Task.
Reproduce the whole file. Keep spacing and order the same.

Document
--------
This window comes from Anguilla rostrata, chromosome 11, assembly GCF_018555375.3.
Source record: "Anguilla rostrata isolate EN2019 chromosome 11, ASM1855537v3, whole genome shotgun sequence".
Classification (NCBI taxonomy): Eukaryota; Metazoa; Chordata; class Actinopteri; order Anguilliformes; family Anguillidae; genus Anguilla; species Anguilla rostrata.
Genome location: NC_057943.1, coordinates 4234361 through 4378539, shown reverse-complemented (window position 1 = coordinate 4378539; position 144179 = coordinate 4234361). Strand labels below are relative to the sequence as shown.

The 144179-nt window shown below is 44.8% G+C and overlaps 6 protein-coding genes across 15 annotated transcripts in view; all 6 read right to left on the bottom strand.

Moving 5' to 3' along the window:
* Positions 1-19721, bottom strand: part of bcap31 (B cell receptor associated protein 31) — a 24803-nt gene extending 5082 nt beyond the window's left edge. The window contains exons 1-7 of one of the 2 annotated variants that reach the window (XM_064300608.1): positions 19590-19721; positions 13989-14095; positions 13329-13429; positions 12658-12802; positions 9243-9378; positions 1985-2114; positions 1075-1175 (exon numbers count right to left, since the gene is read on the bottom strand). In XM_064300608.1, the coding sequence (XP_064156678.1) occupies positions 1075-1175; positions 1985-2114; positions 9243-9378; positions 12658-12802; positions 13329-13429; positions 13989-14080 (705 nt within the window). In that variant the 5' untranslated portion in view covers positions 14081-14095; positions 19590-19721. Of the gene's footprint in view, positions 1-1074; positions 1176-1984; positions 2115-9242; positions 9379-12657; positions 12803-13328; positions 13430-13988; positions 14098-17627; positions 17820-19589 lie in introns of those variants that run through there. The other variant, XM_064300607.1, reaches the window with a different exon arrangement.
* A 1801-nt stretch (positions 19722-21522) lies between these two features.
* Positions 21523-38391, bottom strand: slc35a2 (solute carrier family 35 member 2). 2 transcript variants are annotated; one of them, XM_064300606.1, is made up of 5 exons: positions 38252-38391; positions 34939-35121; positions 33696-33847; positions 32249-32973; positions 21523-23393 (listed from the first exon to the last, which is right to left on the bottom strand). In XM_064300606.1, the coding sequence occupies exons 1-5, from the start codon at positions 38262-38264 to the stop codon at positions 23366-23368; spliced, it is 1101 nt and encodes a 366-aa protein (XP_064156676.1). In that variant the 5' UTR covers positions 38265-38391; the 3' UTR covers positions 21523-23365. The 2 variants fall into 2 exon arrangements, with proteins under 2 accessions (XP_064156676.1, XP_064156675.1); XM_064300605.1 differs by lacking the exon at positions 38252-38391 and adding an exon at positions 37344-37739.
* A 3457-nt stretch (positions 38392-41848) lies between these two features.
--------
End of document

This window comes from Anguilla rostrata, chromosome 11, assembly GCF_018555375.3.
Source record: "Anguilla rostrata isolate EN2019 chromosome 11, ASM1855537v3, whole genome shotgun sequence".
Classification (NCBI taxonomy): Eukaryota; Metazoa; Chordata; class Actinopteri; order Anguilliformes; family Anguillidae; genus Anguilla; species Anguilla rostrata.
Genome location: NC_057943.1, coordinates 4234361 through 4378539, shown reverse-complemented (window position 1 = coordinate 4378539; position 144179 = coordinate 4234361). Strand labels below are relative to the sequence as shown.

The 144179-nt window shown below is 44.8% G+C and overlaps 6 protein-coding genes across 15 annotated transcripts in view; all 6 read right to left on the bottom strand.

Moving 5' to 3' along the window:
* Positions 1-19721, bottom strand: part of bcap31 (B cell receptor associated protein 31) — a 24803-nt gene extending 5082 nt beyond the window's left edge. The window contains exons 1-7 of one of the 2 annotated variants that reach the window (XM_064300608.1): positions 19590-19721; positions 13989-14095; positions 13329-13429; positions 12658-12802; positions 9243-9378; positions 1985-2114; positions 1075-1175 (exon numbers count right to left, since the gene is read on the bottom strand). In XM_064300608.1, the coding sequence (XP_064156678.1) occupies positions 1075-1175; positions 1985-2114; positions 9243-9378; positions 12658-12802; positions 13329-13429; positions 13989-14080 (705 nt within the window). In that variant the 5' untranslated portion in view covers positions 14081-14095; positions 19590-19721. Of the gene's footprint in view, positions 1-1074; positions 1176-1984; positions 2115-9242; positions 9379-12657; positions 12803-13328; positions 13430-13988; positions 14098-17627; positions 17820-19589 lie in introns of those variants that run through there. The other variant, XM_064300607.1, reaches the window with a different exon arrangement.
* A 1801-nt stretch (positions 19722-21522) lies between these two features.
* Positions 21523-38391, bottom strand: slc35a2 (solute carrier family 35 member 2). 2 transcript variants are annotated; one of them, XM_064300606.1, is made up of 5 exons: positions 38252-38391; positions 34939-35121; positions 33696-33847; positions 32249-32973; positions 21523-23393 (listed from the first exon to the last, which is right to left on the bottom strand). In XM_064300606.1, the coding sequence occupies exons 1-5, from the start codon at positions 38262-38264 to the stop codon at positions 23366-23368; spliced, it is 1101 nt and encodes a 366-aa protein (XP_064156676.1). In that variant the 5' UTR covers positions 38265-38391; the 3' UTR covers positions 21523-23365. The 2 variants fall into 2 exon arrangements, with proteins under 2 accessions (XP_064156676.1, XP_064156675.1); XM_064300605.1 differs by lacking the exon at positions 38252-38391 and adding an exon at positions 37344-37739.
* A 3457-nt stretch (positions 38392-41848) lies between these two features.